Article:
“There were 14 of us who met at a training camp before the National Championships. We sat down and went through different scenerios of the race and how we should attack it. It wasn’t just the riders who rode the race, it was everyone. They all brought something extra to it, a way of looking at the course or thinking about how it might go, whether we’d need two guys to ride at this point of the race, or how we’d keep it at a high tempo at the end.
“In the end the eight-man team kind of picked itself but Adam Blythe, for instance, he didn’t ride but he won one UCI World Tour point. That meant we got eight guys in the race instead of seven. That one point by that one guy made a massive difference. Most people won’t realise that. The first missed call I had when I turned my phone on after the Worlds was from Dan Lloyd. Everyone deserves a bit of this jersey.”
Cavendish arrived at the Novotel in Chartres early on Saturday afternoon dressed in a casual pair of grey Nike jogging pants, a blue Nike sweatshirt and old school Nike trainers. He comes over to say hello. How does it feel to be world champion?
“I don’t know yet, I’ve not raced in the jersey.”
It’s getting on for three o’clock by the time he emerges from the hotel in his rainbow stripes for a short, solo training ride. Minutes earlier he Tweeted a picture of himself in the kit with the words “A dream come true.”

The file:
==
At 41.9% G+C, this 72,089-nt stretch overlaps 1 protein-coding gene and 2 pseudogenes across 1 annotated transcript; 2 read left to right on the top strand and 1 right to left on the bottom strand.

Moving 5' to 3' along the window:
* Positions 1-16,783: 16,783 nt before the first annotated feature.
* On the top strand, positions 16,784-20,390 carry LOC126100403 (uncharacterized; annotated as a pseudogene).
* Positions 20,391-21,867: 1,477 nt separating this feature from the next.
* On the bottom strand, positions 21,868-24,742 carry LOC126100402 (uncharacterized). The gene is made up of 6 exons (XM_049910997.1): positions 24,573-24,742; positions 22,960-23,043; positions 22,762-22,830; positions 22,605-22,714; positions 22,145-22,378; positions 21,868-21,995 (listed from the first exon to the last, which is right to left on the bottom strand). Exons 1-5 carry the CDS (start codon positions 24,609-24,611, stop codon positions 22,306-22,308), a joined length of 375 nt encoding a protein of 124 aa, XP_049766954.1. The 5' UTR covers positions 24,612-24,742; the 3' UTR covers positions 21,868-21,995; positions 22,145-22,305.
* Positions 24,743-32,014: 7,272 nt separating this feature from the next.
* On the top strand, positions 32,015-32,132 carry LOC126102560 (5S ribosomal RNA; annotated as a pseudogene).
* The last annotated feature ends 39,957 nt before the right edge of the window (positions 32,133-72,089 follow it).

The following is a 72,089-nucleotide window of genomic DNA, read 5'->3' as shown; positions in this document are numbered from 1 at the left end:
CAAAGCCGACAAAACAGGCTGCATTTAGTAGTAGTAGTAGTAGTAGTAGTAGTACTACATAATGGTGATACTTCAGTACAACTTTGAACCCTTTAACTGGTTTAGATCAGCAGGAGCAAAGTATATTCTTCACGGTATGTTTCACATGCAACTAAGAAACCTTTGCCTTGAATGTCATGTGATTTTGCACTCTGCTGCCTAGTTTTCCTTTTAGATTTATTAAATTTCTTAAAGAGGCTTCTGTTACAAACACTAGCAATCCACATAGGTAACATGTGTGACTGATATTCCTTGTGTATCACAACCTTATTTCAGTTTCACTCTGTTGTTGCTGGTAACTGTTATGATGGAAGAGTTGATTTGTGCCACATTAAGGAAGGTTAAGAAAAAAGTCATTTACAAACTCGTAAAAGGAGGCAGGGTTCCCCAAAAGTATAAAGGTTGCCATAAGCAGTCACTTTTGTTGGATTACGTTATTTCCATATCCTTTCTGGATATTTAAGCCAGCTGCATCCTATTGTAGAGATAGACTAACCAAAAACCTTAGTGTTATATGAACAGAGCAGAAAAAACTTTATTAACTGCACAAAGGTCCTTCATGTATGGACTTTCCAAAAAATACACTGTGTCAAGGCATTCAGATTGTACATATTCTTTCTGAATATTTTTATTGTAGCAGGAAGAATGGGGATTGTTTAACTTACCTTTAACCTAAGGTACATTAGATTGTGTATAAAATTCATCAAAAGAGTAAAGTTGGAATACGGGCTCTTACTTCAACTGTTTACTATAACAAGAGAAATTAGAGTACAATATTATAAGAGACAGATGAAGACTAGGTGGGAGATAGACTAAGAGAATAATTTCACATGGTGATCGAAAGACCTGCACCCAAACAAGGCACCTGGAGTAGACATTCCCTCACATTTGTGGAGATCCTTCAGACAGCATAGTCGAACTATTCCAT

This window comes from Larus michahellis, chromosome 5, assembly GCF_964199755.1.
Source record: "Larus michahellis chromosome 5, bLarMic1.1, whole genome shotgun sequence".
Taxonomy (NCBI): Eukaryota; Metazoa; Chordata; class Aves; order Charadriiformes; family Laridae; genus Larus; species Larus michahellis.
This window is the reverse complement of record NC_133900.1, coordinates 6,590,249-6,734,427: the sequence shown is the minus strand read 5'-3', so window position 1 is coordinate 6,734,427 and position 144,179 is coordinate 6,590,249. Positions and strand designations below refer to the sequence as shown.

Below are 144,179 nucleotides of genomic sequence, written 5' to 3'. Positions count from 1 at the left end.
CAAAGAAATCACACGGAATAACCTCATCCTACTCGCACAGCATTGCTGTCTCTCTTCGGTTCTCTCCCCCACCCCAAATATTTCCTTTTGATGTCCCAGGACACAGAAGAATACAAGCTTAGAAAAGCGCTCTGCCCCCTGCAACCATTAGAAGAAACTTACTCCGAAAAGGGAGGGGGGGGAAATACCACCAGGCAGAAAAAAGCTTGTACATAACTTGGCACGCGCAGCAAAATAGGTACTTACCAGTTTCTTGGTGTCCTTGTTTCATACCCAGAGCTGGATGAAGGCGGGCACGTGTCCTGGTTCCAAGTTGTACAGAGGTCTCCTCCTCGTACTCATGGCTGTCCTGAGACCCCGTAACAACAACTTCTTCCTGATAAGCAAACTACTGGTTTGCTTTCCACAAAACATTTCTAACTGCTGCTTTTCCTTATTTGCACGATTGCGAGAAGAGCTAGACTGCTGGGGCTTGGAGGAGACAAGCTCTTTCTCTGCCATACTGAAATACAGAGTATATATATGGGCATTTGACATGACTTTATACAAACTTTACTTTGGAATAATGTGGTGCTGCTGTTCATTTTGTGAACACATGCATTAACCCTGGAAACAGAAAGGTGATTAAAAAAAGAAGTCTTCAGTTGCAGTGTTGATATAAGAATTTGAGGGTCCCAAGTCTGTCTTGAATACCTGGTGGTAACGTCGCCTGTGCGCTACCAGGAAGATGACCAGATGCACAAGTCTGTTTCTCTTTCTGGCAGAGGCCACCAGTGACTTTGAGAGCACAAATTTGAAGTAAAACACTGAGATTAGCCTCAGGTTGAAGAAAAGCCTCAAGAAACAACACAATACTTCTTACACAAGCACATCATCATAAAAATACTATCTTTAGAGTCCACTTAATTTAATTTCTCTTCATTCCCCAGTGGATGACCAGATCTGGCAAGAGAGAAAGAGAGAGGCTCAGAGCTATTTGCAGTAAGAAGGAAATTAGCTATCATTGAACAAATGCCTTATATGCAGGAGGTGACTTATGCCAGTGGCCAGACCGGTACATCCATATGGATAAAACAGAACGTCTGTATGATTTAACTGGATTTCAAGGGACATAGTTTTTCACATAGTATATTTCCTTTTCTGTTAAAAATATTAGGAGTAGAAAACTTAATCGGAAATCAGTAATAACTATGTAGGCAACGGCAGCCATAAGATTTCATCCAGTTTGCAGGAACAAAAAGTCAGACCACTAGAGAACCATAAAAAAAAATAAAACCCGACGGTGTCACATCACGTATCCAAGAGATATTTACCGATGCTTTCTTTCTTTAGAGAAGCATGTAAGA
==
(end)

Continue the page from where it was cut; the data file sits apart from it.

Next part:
Rob Hayles tells a nice story about Cavendish’s first world title, on the track in Los Angeles in 2005. Hayles was supposed to ride the Madison with Geraint Thomas but the Welshman crashed heavily in training a couple of months before the Worlds and had to have his spleen removed.
Cavendish rode the scratch race in Los Angeles and finished fourth, just missing out on a medal behind Alex Rasmussen, Greg Henderson and Matthew Gilmore. He was disappointed, particularly as the British squad was on a high that week. Hayles had been part of the first team pursuit squad to win the world title.
Hayles and Cavendish had never ridden a Madison together before. “The first handsling we did was on about lap three,” Hayles says. Hayles was tired after the team pursuit but as they got up to leaving the changing rooms, he slapped Cavendish on the shoulder and said: “Come on, let’s go and get you a stripey jersey then.”
The British pair didn’t win a point all night but they gained a lap, which was enough to win the race. Afterwards, they were interviewed by the BBC, and as the 19-year-old Cavendish told the reporter that winning the rainbow jersey was something he’d been waiting for “all his life”, Hayles couldn’t help but smile.
Cavendish won a second Madison title in Manchester in 2008, partnering Wiggins to an extraordinarily comprehensive victory. Their dominance was such that they were hot favourites for gold in Beijing. However, Wiggins was on his last legs after gruelling team and individual pursuit campaigns. Cavendish was the only British track rider to leave the Games without a medal. He’d quit the Tour de France early for this. The pain burned for quite a while over that.